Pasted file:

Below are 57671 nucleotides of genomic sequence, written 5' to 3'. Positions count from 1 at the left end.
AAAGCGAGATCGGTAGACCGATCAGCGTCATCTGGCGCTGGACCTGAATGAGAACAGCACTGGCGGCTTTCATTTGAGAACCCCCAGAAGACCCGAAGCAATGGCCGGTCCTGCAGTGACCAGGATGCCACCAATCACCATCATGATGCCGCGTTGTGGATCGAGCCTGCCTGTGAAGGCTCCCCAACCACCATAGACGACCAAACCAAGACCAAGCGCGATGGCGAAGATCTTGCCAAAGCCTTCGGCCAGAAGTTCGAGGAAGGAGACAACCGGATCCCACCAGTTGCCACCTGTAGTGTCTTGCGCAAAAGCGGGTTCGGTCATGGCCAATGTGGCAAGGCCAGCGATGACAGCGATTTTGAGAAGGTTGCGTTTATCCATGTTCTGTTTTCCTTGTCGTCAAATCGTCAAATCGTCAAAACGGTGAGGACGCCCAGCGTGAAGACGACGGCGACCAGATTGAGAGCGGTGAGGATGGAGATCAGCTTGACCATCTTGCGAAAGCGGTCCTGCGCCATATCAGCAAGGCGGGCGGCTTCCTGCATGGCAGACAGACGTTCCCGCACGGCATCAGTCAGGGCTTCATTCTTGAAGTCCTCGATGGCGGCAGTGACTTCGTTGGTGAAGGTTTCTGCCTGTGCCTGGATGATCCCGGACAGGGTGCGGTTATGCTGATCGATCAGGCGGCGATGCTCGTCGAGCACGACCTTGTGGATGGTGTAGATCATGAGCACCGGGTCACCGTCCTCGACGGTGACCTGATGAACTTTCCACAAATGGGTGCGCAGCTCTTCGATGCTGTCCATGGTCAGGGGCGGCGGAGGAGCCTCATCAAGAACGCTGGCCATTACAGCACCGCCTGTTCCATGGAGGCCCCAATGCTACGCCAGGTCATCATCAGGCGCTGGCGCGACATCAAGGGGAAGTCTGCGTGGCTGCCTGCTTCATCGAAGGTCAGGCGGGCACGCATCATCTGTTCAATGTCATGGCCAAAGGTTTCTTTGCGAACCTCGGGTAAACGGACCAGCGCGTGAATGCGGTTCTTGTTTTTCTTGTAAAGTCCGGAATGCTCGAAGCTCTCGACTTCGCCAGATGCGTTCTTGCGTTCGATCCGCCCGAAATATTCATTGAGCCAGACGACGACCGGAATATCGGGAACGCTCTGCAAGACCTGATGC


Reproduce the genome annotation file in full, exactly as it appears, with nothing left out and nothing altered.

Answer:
Below are 57671 nucleotides of genomic sequence, written 5' to 3'. Positions count from 1 at the left end.
AAAGCGAGATCGGTAGACCGATCAGCGTCATCTGGCGCTGGACCTGAATGAGAACAGCACTGGCGGCTTTCATTTGAGAACCCCCAGAAGACCCGAAGCAATGGCCGGTCCTGCAGTGACCAGGATGCCACCAATCACCATCATGATGCCGCGTTGTGGATCGAGCCTGCCTGTGAAGGCTCCCCAACCACCATAGACGACCAAACCAAGACCAAGCGCGATGGCGAAGATCTTGCCAAAGCCTTCGGCCAGAAGTTCGAGGAAGGAGACAACCGGATCCCACCAGTTGCCACCTGTAGTGTCTTGCGCAAAAGCGGGTTCGGTCATGGCCAATGTGGCAAGGCCAGCGATGACAGCGATTTTGAGAAGGTTGCGTTTATCCATGTTCTGTTTTCCTTGTCGTCAAATCGTCAAATCGTCAAAACGGTGAGGACGCCCAGCGTGAAGACGACGGCGACCAGATTGAGAGCGGTGAGGATGGAGATCAGCTTGACCATCTTGCGAAAGCGGTCCTGCGCCATATCAGCAAGGCGGGCGGCTTCCTGCATGGCAGACAGACGTTCCCGCACGGCATCAGTCAGGGCTTCATTCTTGAAGTCCTCGATGGCGGCAGTGACTTCGTTGGTGAAGGTTTCTGCCTGTGCCTGGATGATCCCGGACAGGGTGCGGTTATGCTGATCGATCAGGCGGCGATGCTCGTCGAGCACGACCTTGTGGATGGTGTAGATCATGAGCACCGGGTCACCGTCCTCGACGGTGACCTGATGAACTTTCCACAAATGGGTGCGCAGCTCTTCGATGCTGTCCATGGTCAGGGGCGGCGGAGGAGCCTCATCAAGAACGCTGGCCATTACAGCACCGCCTGTTCCATGGAGGCCCCAATGCTACGCCAGGTCATCATCAGGCGCTGGCGCGACATCAAGGGGAAGTCTGCGTGGCTGCCTGCTTCATCGAAGGTCAGGCGGGCACGCATCATCTGTTCAATGTCATGGCCAAAGGTTTCTTTGCGAACCTCGGGTAAACGGACCAGCGCGTGAATGCGGTTCTTGTTTTTCTTGTAAAGTCCGGAATGCTCGAAGCTCTCGACTTCGCCAGATGCGTTCTTGCGTTCGATCCGCCCGAAATATTCATTGAGCCAGACGACGACCGGAATATCGGGAACGCTCTGCAAGACCTGATGC